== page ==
House GOP Sketches Out Details on Tax Reform
The House Republicans continue to rollout several policy proposals/frameworks, recently releasing a tax reform plan that aims to reduce tax rates and simplify the tax code. Though the plan is not quite as detailed as (for example) former Ways and Means Committee Chairman Dave Camp's (R-MI) tax reform draft, it gives a good idea of where House Republicans are looking to go on taxes. But while the plan is a welcome addition to the tax reform debate, it would fall short on revenue because it explicitly aims for a lower revenue target than the current tax system would meet.
Individual Tax Policies
The plan would consolidate the current seven individual income tax rates ranging from 10 to 39.6 percent down to three rates of 12, 25, and 33 percent and nearly double the standard deduction, resulting in equal or lower marginal tax rates for all taxpayers. The plan would provide a 50 percent exclusion for capital gains, dividends, and interest, lowering the effective top capital gains and dividends rate from 20 percent to 16.5 percent, excluding the current 3.8 percent surtax – which is eliminated as part of the House’s health plan (interest income is currently taxed at ordinary income rates). The Alternative Minimum Tax (AMT) and estate tax would be eliminated (though it isn't clear if step-up basis would be as well), and the child tax credit and dependent exemption would be consolidated into a $1,500 credit ($1,000 of which would be refundable).
To partially offset the cost of these changes, the plan would eliminate all itemized deductions except the mortgage interest deduction and charitable deduction. For those two deductions, any reforms would be left up to the Ways and Means Committee other than the explicit instruction that mortgage interest deduction changes would not affect already-existing mortgages. The plan would also eliminate exclusions for non-wage compensation other than health care and retirement savings, limiting the health exclusion as part of their health care plan and leaving retirement savings incentives to the Ways and Means Committee to determine how to reform. Education tax preferences would be consolidated in some form, leaving at least a savings account provision (like section 529 plans) and a tax relief provision (like the American Opportunity Tax Credit). Other remaining tax preferences would be eliminated other than the Earned Income Tax Credit, which would remain as is.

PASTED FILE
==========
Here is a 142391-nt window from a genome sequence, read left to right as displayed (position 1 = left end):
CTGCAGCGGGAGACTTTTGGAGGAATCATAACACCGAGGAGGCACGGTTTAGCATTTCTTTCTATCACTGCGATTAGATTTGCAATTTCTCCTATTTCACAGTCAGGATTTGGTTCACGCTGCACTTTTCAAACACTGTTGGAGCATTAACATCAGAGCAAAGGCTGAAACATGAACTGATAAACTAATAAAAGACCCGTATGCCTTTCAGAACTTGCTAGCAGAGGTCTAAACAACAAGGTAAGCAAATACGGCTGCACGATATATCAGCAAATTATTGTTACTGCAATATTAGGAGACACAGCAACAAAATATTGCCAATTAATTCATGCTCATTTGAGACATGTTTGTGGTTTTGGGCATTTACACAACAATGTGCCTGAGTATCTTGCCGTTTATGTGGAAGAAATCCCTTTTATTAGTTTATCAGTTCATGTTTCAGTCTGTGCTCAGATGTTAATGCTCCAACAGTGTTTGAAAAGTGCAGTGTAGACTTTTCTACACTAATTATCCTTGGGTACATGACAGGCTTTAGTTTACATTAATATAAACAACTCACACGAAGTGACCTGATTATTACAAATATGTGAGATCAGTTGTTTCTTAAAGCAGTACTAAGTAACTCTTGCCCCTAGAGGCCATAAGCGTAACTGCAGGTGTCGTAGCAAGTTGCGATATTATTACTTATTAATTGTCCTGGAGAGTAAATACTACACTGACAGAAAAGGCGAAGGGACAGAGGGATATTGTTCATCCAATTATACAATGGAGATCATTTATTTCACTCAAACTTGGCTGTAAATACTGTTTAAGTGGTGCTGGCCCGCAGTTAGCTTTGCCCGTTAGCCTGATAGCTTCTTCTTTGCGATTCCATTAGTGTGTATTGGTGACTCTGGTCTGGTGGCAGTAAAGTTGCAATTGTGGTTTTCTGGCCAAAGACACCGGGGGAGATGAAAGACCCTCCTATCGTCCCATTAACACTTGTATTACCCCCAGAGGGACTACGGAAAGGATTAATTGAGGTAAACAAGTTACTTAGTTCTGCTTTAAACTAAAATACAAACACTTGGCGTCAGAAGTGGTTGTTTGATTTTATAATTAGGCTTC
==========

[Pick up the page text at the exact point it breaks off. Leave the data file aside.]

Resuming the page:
Business Tax Policies
For the corporate income tax, the plan would reduce the tax rate from 35 to 20 percent while making investments immediately deductible but limiting interest expense deductions to interest income. Most business tax preferences would be eliminated (the domestic production activities deduction is specifically named) with the exception of last-in, first-out (LIFO) inventory accounting and the R&E tax credit. For international income, the plan would move to a territorial system where income earned abroad by U.S. companies is exempt from U.S. taxation, and a 8.75 percent one-time tax would be assessed on unrepatriated income. The reformed corporate tax would function more like a consumption tax, since it would allow investments to be deducted immediately and would eliminate both taxes on interest income and interest expense deductions. Also as a result, the tax would be border-adjusted so it would apply to imports but not exports.
Pass-through business income, which is currently taxed at individual income tax rates, would continue to be taxed at ordinary income rates but with a top rate of only 25 percent rather than 33 percent.
Parameters of House GOP Tax Reform Plan
|House GOP Plan
|Structure of the Code
|Seven rates of 10-39.6%
|Three rates of 12-33%
|$6,300/$12,600 in 2016
|$4,050 per dependent
|$1,500 per child credit ($1,000 refundable); $500 non-refundable credit for non-child dependents
|Child Tax Credit
|$1,000 per child credit; partially refundable
|Savings and Investment
|Capital Gains and Dividends
|Four rates of 0-20% with a 3.8% tax for income above $250K
|Three rates of 6%, 12.5%, 16.5%
|Taxed as ordinary income
|Three rates of 6%, 12.5%, 16.5%
|Other Individual Taxes
|Applied to higher-income taxpayers with relatively low tax rates
|Applied to estates greater than $5.45M at rates up to 40%
|Individual Tax Preferences
|Mortgage Interest Deduction
|Available for interest on the first $1.1M of a mortgage
|Retained in some form; no changes for current mortgages
|Available for charitable giving up to 50% of income
|State and Local Tax Deduction
|Available for income and sales taxes
|Available (generally only if they exceed 2% of income)
|Available for employer-provided insurance; 40% tax on high-cost plans
|Capped at an unspecified level
|Various provisions for tax-free contributions or withdrawals
|Various exclusions for non-wage compensation and other items
|Earned Income Tax Credit